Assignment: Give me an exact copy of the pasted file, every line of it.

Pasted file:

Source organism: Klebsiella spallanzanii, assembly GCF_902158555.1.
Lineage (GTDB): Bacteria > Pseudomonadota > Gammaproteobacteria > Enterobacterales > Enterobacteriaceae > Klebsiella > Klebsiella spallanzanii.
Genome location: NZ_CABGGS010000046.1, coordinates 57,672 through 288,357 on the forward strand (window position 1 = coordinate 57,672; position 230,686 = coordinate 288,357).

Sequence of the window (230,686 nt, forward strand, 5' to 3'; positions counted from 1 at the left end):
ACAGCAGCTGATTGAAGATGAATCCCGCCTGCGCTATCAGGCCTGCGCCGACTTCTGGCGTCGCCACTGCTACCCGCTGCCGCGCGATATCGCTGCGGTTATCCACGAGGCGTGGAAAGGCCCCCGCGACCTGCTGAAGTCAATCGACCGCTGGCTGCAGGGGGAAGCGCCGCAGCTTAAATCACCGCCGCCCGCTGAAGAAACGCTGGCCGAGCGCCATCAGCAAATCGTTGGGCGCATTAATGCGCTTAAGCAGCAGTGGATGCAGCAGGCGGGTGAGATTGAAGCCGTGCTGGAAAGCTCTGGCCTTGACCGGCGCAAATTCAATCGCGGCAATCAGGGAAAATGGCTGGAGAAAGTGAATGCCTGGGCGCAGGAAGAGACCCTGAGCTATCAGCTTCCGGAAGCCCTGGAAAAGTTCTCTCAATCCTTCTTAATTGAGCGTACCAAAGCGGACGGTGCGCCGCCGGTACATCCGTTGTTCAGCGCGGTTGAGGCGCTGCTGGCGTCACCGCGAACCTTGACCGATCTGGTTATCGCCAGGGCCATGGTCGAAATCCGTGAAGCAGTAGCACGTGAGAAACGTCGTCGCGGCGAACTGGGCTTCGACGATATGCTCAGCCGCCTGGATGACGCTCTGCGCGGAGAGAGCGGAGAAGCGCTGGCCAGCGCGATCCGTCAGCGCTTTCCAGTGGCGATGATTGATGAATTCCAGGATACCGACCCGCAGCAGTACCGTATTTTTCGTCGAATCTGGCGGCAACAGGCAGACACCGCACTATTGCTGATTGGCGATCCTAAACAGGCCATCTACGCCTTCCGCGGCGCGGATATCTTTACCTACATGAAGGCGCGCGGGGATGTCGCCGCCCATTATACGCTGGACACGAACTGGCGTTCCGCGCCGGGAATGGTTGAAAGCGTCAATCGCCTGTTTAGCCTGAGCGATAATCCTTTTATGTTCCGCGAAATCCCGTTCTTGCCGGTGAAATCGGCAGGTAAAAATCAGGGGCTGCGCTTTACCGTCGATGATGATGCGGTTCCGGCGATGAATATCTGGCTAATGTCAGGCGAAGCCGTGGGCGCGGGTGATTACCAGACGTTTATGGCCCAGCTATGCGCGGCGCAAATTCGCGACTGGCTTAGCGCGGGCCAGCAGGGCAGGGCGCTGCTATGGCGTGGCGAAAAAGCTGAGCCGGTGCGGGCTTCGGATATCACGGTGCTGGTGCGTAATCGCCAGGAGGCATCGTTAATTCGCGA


Source organism: Klebsiella spallanzanii, assembly GCF_902158555.1.
Lineage (GTDB): Bacteria > Pseudomonadota > Gammaproteobacteria > Enterobacterales > Enterobacteriaceae > Klebsiella > Klebsiella spallanzanii.
Genome location: NZ_CABGGS010000046.1, coordinates 57,672 through 288,357 on the forward strand (window position 1 = coordinate 57,672; position 230,686 = coordinate 288,357).

Sequence of the window (230,686 nt, forward strand, 5' to 3'; positions counted from 1 at the left end):
ACAGCAGCTGATTGAAGATGAATCCCGCCTGCGCTATCAGGCCTGCGCCGACTTCTGGCGTCGCCACTGCTACCCGCTGCCGCGCGATATCGCTGCGGTTATCCACGAGGCGTGGAAAGGCCCCCGCGACCTGCTGAAGTCAATCGACCGCTGGCTGCAGGGGGAAGCGCCGCAGCTTAAATCACCGCCGCCCGCTGAAGAAACGCTGGCCGAGCGCCATCAGCAAATCGTTGGGCGCATTAATGCGCTTAAGCAGCAGTGGATGCAGCAGGCGGGTGAGATTGAAGCCGTGCTGGAAAGCTCTGGCCTTGACCGGCGCAAATTCAATCGCGGCAATCAGGGAAAATGGCTGGAGAAAGTGAATGCCTGGGCGCAGGAAGAGACCCTGAGCTATCAGCTTCCGGAAGCCCTGGAAAAGTTCTCTCAATCCTTCTTAATTGAGCGTACCAAAGCGGACGGTGCGCCGCCGGTACATCCGTTGTTCAGCGCGGTTGAGGCGCTGCTGGCGTCACCGCGAACCTTGACCGATCTGGTTATCGCCAGGGCCATGGTCGAAATCCGTGAAGCAGTAGCACGTGAGAAACGTCGTCGCGGCGAACTGGGCTTCGACGATATGCTCAGCCGCCTGGATGACGCTCTGCGCGGAGAGAGCGGAGAAGCGCTGGCCAGCGCGATCCGTCAGCGCTTTCCAGTGGCGATGATTGATGAATTCCAGGATACCGACCCGCAGCAGTACCGTATTTTTCGTCGAATCTGGCGGCAACAGGCAGACACCGCACTATTGCTGATTGGCGATCCTAAACAGGCCATCTACGCCTTCCGCGGCGCGGATATCTTTACCTACATGAAGGCGCGCGGGGATGTCGCCGCCCATTATACGCTGGACACGAACTGGCGTTCCGCGCCGGGAATGGTTGAAAGCGTCAATCGCCTGTTTAGCCTGAGCGATAATCCTTTTATGTTCCGCGAAATCCCGTTCTTGCCGGTGAAATCGGCAGGTAAAAATCAGGGGCTGCGCTTTACCGTCGATGATGATGCGGTTCCGGCGATGAATATCTGGCTAATGTCAGGCGAAGCCGTGGGCGCGGGTGATTACCAGACGTTTATGGCCCAGCTATGCGCGGCGCAAATTCGCGACTGGCTTAGCGCGGGCCAGCAGGGCAGGGCGCTGCTATGGCGTGGCGAAAAAGCTGAGCCGGTGCGGGCTTCGGATATCACGGTGCTGGTGCGTAATCGCCAGGAGGCATCGTTAATTCGCGA